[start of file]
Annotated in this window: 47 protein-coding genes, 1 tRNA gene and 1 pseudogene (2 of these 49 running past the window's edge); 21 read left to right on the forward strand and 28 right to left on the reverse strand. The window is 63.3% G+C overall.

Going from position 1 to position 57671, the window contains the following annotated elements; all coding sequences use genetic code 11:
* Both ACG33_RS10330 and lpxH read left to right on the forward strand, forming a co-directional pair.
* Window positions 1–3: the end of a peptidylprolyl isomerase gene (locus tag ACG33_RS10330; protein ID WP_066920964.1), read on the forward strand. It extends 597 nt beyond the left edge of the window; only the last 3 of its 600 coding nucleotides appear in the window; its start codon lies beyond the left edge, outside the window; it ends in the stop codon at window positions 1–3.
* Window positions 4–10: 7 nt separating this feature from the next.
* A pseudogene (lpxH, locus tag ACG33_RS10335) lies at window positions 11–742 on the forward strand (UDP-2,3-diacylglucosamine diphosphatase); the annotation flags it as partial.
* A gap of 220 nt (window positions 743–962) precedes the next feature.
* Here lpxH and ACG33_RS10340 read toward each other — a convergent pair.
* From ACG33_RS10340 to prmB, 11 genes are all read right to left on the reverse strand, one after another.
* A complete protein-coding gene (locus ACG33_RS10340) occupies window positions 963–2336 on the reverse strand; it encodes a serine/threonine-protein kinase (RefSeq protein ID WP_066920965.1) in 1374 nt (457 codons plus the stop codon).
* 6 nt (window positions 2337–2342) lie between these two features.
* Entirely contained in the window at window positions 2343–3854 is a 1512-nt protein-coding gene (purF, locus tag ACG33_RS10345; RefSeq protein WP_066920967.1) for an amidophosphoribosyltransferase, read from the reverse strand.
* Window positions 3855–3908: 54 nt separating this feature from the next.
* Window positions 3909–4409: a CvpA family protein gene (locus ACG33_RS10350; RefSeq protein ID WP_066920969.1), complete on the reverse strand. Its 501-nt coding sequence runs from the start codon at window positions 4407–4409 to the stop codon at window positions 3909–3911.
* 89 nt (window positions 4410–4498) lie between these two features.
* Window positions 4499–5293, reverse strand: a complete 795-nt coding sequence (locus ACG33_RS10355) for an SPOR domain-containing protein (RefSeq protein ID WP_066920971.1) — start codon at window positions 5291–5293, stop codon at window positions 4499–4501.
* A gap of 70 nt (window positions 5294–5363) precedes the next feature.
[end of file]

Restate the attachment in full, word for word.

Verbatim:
Annotated in this window: 47 protein-coding genes, 1 tRNA gene and 1 pseudogene (2 of these 49 running past the window's edge); 21 read left to right on the forward strand and 28 right to left on the reverse strand. The window is 63.3% G+C overall.

Going from position 1 to position 57671, the window contains the following annotated elements; all coding sequences use genetic code 11:
* Both ACG33_RS10330 and lpxH read left to right on the forward strand, forming a co-directional pair.
* Window positions 1–3: the end of a peptidylprolyl isomerase gene (locus tag ACG33_RS10330; protein ID WP_066920964.1), read on the forward strand. It extends 597 nt beyond the left edge of the window; only the last 3 of its 600 coding nucleotides appear in the window; its start codon lies beyond the left edge, outside the window; it ends in the stop codon at window positions 1–3.
* Window positions 4–10: 7 nt separating this feature from the next.
* A pseudogene (lpxH, locus tag ACG33_RS10335) lies at window positions 11–742 on the forward strand (UDP-2,3-diacylglucosamine diphosphatase); the annotation flags it as partial.
* A gap of 220 nt (window positions 743–962) precedes the next feature.
* Here lpxH and ACG33_RS10340 read toward each other — a convergent pair.
* From ACG33_RS10340 to prmB, 11 genes are all read right to left on the reverse strand, one after another.
* A complete protein-coding gene (locus ACG33_RS10340) occupies window positions 963–2336 on the reverse strand; it encodes a serine/threonine-protein kinase (RefSeq protein ID WP_066920965.1) in 1374 nt (457 codons plus the stop codon).
* 6 nt (window positions 2337–2342) lie between these two features.
* Entirely contained in the window at window positions 2343–3854 is a 1512-nt protein-coding gene (purF, locus tag ACG33_RS10345; RefSeq protein WP_066920967.1) for an amidophosphoribosyltransferase, read from the reverse strand.
* Window positions 3855–3908: 54 nt separating this feature from the next.
* Window positions 3909–4409: a CvpA family protein gene (locus ACG33_RS10350; RefSeq protein ID WP_066920969.1), complete on the reverse strand. Its 501-nt coding sequence runs from the start codon at window positions 4407–4409 to the stop codon at window positions 3909–3911.
* 89 nt (window positions 4410–4498) lie between these two features.
* Window positions 4499–5293, reverse strand: a complete 795-nt coding sequence (locus ACG33_RS10355) for an SPOR domain-containing protein (RefSeq protein ID WP_066920971.1) — start codon at window positions 5291–5293, stop codon at window positions 4499–4501.
* A gap of 70 nt (window positions 5294–5363) precedes the next feature.